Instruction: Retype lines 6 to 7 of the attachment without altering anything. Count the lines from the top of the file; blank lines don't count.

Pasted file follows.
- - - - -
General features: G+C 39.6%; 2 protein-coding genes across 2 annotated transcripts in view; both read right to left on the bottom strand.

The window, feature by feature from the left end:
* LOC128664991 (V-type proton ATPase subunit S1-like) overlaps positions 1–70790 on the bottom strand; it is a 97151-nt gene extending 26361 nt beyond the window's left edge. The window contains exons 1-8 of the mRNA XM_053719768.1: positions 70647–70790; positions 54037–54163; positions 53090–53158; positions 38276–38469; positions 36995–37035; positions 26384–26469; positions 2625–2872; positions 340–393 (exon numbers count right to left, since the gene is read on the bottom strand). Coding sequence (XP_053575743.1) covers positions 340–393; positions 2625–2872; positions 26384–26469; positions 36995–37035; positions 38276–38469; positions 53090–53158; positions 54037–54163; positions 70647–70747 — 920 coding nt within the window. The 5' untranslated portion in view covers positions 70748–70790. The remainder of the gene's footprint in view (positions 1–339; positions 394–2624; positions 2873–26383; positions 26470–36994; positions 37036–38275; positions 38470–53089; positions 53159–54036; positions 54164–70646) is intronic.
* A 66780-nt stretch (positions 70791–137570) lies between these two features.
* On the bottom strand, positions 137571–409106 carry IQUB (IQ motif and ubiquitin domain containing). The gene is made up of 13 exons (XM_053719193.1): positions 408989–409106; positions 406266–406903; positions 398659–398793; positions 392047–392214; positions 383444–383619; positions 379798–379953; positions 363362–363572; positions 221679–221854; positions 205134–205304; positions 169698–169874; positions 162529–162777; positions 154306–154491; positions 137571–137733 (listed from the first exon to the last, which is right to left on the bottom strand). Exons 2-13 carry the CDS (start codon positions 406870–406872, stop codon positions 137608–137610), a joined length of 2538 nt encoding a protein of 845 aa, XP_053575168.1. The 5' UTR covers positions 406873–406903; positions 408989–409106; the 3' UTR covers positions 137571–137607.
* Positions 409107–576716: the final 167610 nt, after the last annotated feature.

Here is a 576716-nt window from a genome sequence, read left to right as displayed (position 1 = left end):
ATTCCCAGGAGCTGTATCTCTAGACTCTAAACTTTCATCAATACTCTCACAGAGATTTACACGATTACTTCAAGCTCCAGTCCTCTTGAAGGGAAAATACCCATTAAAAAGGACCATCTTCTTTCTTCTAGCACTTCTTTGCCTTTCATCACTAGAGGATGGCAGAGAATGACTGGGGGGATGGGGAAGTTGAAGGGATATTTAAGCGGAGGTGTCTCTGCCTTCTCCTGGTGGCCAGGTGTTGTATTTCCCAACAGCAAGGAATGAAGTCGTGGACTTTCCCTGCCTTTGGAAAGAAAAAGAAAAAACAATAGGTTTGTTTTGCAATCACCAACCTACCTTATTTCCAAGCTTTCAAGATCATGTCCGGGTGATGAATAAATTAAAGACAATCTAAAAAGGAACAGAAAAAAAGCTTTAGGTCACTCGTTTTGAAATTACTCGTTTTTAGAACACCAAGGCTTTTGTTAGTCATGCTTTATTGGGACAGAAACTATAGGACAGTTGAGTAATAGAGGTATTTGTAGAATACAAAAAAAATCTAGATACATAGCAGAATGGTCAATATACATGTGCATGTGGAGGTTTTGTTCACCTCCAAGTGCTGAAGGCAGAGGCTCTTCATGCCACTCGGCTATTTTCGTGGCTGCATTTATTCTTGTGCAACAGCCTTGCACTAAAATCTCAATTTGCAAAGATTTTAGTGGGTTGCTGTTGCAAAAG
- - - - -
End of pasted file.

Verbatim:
* Positions 409107–576716: the final 167610 nt, after the last annotated feature.

Here is a 576716-nt window from a genome sequence, read left to right as displayed (position 1 = left end):